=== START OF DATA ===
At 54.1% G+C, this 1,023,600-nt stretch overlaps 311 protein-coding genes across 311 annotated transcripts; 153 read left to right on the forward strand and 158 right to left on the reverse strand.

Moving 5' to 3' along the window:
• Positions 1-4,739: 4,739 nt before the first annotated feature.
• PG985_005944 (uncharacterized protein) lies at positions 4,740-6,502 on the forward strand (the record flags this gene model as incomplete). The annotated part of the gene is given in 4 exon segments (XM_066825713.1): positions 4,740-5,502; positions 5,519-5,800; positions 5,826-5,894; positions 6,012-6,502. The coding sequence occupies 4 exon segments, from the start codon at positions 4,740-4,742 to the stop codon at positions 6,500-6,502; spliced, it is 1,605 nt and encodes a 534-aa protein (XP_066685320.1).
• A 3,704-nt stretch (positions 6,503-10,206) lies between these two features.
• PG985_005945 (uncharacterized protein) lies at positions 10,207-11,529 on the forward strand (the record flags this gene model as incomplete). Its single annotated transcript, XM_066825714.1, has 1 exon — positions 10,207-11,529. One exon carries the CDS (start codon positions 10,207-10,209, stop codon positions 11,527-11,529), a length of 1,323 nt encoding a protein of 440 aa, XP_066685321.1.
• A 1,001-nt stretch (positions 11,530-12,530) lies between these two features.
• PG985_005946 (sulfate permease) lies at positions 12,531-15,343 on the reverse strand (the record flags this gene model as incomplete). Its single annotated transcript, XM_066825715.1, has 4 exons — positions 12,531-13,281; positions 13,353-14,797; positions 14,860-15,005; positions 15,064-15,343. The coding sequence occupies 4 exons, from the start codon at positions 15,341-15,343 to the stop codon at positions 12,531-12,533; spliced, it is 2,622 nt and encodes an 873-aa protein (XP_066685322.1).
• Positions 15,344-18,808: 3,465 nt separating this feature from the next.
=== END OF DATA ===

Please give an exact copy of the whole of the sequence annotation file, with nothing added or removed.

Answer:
At 54.1% G+C, this 1,023,600-nt stretch overlaps 311 protein-coding genes across 311 annotated transcripts; 153 read left to right on the forward strand and 158 right to left on the reverse strand.

Moving 5' to 3' along the window:
• Positions 1-4,739: 4,739 nt before the first annotated feature.
• PG985_005944 (uncharacterized protein) lies at positions 4,740-6,502 on the forward strand (the record flags this gene model as incomplete). The annotated part of the gene is given in 4 exon segments (XM_066825713.1): positions 4,740-5,502; positions 5,519-5,800; positions 5,826-5,894; positions 6,012-6,502. The coding sequence occupies 4 exon segments, from the start codon at positions 4,740-4,742 to the stop codon at positions 6,500-6,502; spliced, it is 1,605 nt and encodes a 534-aa protein (XP_066685320.1).
• A 3,704-nt stretch (positions 6,503-10,206) lies between these two features.
• PG985_005945 (uncharacterized protein) lies at positions 10,207-11,529 on the forward strand (the record flags this gene model as incomplete). Its single annotated transcript, XM_066825714.1, has 1 exon — positions 10,207-11,529. One exon carries the CDS (start codon positions 10,207-10,209, stop codon positions 11,527-11,529), a length of 1,323 nt encoding a protein of 440 aa, XP_066685321.1.
• A 1,001-nt stretch (positions 11,530-12,530) lies between these two features.
• PG985_005946 (sulfate permease) lies at positions 12,531-15,343 on the reverse strand (the record flags this gene model as incomplete). Its single annotated transcript, XM_066825715.1, has 4 exons — positions 12,531-13,281; positions 13,353-14,797; positions 14,860-15,005; positions 15,064-15,343. The coding sequence occupies 4 exons, from the start codon at positions 15,341-15,343 to the stop codon at positions 12,531-12,533; spliced, it is 2,622 nt and encodes an 873-aa protein (XP_066685322.1).
• Positions 15,344-18,808: 3,465 nt separating this feature from the next.